But that is no reason to pass collective judgment over all refugees. It is indescribably hard for them to create a new life. Many wait for years, a decade, for permission to remain. Meanwhile they’re not allowed to work. How should they live? This country also permits indefinite detention, in defiance of Magna Carta. The threat hangs heavy in hearts which harbour wounds most of us cannot imagine, torture, hunger, catastrophic loss.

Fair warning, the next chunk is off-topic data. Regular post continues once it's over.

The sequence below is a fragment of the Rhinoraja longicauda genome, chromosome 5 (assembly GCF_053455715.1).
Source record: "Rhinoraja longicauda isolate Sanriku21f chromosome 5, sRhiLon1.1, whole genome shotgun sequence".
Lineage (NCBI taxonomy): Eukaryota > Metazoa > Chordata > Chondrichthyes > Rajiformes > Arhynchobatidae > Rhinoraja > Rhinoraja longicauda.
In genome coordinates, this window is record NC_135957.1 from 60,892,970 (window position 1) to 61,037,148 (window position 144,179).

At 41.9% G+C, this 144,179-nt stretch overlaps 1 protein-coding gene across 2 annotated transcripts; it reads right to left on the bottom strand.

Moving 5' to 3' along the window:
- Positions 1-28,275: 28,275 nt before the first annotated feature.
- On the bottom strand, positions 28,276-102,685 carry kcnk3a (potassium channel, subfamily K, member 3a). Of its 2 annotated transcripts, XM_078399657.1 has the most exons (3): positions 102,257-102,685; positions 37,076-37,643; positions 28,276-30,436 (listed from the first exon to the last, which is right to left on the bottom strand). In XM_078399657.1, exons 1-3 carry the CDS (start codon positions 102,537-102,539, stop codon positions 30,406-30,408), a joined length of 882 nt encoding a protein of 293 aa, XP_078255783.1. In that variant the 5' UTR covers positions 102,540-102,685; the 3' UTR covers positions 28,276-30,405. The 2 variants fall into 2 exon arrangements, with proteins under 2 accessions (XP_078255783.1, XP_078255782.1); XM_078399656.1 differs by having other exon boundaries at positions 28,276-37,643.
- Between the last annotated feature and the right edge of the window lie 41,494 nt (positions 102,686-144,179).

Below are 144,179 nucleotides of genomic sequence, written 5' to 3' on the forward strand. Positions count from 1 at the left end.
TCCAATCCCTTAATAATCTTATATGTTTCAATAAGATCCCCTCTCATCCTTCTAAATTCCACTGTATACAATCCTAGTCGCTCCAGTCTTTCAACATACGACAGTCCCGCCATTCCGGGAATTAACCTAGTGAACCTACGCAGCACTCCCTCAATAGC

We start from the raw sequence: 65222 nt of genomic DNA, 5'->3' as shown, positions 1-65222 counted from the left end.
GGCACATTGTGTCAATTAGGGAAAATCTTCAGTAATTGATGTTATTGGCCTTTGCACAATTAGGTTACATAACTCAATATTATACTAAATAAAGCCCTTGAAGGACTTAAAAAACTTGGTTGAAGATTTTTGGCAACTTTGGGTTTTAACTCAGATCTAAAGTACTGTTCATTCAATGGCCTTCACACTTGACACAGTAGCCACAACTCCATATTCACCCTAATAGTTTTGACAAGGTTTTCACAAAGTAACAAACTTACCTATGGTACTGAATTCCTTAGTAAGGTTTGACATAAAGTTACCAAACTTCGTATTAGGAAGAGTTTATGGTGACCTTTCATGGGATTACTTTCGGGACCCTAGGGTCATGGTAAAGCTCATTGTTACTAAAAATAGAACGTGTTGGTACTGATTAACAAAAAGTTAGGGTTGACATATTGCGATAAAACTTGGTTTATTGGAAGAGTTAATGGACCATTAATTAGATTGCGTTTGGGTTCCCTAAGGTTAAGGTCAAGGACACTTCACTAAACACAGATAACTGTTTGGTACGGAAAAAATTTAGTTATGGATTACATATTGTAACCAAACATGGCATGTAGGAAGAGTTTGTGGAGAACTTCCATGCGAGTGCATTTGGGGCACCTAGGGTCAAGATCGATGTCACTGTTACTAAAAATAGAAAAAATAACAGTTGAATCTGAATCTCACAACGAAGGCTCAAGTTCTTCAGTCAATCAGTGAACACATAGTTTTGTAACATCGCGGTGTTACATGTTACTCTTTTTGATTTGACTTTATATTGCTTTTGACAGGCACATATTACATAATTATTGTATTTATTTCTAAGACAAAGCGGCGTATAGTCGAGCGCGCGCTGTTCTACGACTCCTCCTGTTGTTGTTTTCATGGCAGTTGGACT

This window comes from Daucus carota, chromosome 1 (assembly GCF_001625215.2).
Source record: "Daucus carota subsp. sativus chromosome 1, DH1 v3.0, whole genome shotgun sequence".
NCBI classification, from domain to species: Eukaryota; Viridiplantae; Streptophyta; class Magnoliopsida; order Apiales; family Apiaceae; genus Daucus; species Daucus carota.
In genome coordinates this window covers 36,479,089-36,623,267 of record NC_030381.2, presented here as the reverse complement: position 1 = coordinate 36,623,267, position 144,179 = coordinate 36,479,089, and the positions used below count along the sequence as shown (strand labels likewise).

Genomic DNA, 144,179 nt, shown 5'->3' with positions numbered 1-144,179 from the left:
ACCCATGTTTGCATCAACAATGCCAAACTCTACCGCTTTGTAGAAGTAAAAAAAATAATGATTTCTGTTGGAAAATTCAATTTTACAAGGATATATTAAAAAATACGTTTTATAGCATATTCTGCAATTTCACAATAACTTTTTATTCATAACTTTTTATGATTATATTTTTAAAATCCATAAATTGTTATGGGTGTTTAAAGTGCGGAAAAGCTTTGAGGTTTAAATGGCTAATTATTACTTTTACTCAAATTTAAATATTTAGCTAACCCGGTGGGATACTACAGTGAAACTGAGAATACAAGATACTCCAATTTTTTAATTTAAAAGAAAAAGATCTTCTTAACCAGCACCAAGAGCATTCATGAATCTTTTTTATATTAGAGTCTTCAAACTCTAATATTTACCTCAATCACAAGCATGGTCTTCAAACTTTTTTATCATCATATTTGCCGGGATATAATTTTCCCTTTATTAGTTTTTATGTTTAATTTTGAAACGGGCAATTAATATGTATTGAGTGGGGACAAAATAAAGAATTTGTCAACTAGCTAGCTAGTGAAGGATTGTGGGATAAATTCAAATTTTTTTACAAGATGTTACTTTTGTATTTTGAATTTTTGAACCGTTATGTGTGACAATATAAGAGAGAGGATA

This week brings the wonderful festival of Chanukah. The miracle it proclaims concerns not just the eight days for which a single day’s supply of oil burnt in the ruined Temple in Jerusalem 2,150 years ago. The miracle begins when, amidst the desolation, someone finds that tiny vial of pure olive oil and the decision is made to light it. Despite everything, in defiance of all violence and destruction, the light of hope and courage starts to shine.

To this day it has not been extinguished. It never shall be, if we nourish it not just through our rituals but our deeds.